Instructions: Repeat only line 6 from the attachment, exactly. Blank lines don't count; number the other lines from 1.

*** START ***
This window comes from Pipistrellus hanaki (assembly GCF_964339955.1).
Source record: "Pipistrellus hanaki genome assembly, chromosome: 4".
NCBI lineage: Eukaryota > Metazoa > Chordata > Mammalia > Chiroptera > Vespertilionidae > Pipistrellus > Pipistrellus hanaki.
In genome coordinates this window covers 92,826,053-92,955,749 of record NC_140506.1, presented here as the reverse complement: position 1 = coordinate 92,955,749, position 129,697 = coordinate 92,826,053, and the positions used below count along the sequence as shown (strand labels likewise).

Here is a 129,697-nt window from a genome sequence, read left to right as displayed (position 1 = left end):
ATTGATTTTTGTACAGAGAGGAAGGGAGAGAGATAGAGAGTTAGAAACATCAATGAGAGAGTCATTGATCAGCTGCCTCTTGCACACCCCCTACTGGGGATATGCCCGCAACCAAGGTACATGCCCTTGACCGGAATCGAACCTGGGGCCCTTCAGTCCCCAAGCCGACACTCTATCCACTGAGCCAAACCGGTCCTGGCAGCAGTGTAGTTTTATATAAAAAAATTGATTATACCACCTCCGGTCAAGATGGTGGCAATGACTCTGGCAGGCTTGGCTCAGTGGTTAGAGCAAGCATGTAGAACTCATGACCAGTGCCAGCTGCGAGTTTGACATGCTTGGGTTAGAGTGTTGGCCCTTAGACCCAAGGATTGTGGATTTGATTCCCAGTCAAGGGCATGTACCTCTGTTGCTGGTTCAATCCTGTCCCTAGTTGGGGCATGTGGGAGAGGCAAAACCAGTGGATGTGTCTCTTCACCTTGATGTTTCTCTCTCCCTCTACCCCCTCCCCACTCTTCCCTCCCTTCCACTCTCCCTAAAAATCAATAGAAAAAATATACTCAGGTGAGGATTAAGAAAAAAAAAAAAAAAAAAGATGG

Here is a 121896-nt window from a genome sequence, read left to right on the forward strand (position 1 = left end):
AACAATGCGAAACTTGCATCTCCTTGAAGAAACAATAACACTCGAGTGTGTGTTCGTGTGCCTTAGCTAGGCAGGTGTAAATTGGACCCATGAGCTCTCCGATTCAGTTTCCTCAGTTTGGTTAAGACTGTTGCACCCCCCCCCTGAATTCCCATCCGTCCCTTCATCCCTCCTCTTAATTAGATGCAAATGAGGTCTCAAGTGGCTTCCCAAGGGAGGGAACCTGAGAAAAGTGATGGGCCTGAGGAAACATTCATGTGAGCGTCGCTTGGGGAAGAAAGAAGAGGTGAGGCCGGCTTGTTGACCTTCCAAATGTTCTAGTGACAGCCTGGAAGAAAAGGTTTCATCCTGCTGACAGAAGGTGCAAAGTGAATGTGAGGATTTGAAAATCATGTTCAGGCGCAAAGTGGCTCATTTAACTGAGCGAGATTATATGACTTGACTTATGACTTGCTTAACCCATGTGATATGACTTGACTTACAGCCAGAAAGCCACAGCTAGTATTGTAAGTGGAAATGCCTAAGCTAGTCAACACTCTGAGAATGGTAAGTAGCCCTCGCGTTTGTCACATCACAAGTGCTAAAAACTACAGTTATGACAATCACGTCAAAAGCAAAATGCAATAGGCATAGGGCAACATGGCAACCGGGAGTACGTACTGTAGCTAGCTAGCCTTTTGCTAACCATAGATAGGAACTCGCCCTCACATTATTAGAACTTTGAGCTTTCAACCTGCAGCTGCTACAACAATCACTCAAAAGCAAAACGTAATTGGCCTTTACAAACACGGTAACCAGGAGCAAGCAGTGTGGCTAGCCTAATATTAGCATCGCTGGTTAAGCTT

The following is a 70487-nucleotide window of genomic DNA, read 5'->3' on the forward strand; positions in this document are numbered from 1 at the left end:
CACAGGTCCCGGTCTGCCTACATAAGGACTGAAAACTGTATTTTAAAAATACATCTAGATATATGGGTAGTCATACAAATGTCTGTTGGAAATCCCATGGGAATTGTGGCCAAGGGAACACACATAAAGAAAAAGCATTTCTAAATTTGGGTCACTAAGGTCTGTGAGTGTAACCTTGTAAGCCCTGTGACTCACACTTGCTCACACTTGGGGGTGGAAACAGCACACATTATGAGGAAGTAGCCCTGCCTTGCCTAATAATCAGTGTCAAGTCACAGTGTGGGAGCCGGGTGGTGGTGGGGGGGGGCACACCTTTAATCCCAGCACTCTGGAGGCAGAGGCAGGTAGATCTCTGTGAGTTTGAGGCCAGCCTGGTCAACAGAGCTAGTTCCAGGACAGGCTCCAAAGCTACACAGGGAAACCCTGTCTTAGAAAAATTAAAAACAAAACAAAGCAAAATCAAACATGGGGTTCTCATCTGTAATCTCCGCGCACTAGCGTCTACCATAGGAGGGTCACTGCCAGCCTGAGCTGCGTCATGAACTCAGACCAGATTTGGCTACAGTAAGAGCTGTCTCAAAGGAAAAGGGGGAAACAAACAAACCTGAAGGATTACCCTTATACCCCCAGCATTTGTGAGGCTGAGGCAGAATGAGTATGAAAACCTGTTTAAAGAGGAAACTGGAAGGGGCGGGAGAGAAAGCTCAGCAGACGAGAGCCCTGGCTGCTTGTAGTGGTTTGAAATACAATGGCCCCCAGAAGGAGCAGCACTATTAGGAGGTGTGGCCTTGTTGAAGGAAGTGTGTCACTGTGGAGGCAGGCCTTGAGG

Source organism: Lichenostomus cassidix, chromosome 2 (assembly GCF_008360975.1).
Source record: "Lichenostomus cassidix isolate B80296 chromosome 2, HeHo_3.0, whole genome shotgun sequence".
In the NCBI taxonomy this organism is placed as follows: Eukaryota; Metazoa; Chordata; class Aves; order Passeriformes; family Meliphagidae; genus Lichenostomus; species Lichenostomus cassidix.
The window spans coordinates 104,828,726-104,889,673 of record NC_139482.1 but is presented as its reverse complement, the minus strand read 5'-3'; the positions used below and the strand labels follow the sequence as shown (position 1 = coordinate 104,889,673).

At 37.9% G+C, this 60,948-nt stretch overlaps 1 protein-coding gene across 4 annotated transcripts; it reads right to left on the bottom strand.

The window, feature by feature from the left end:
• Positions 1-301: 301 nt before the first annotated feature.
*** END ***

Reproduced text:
ATTGATTTTTGTACAGAGAGGAAGGGAGAGAGATAGAGAGTTAGAAACATCAATGAGAGAGTCATTGATCAGCTGCCTCTTGCACACCCCCTACTGGGGATATGCCCGCAACCAAGGTACATGCCCTTGACCGGAATCGAACCTGGGGCCCTTCAGTCCCCAAGCCGACACTCTATCCACTGAGCCAAACCGGTCCTGGCAGCAGTGTAGTTTTATATAAAAAAATTGATTATACCACCTCCGGTCAAGATGGTGGCAATGACTCTGGCAGGCTTGGCTCAGTGGTTAGAGCAAGCATGTAGAACTCATGACCAGTGCCAGCTGCGAGTTTGACATGCTTGGGTTAGAGTGTTGGCCCTTAGACCCAAGGATTGTGGATTTGATTCCCAGTCAAGGGCATGTACCTCTGTTGCTGGTTCAATCCTGTCCCTAGTTGGGGCATGTGGGAGAGGCAAAACCAGTGGATGTGTCTCTTCACCTTGATGTTTCTCTCTCCCTCTACCCCCTCCCCACTCTTCCCTCCCTTCCACTCTCCCTAAAAATCAATAGAAAAAATATACTCAGGTGAGGATTAAGAAAAAAAAAAAAAAAAAAGATGG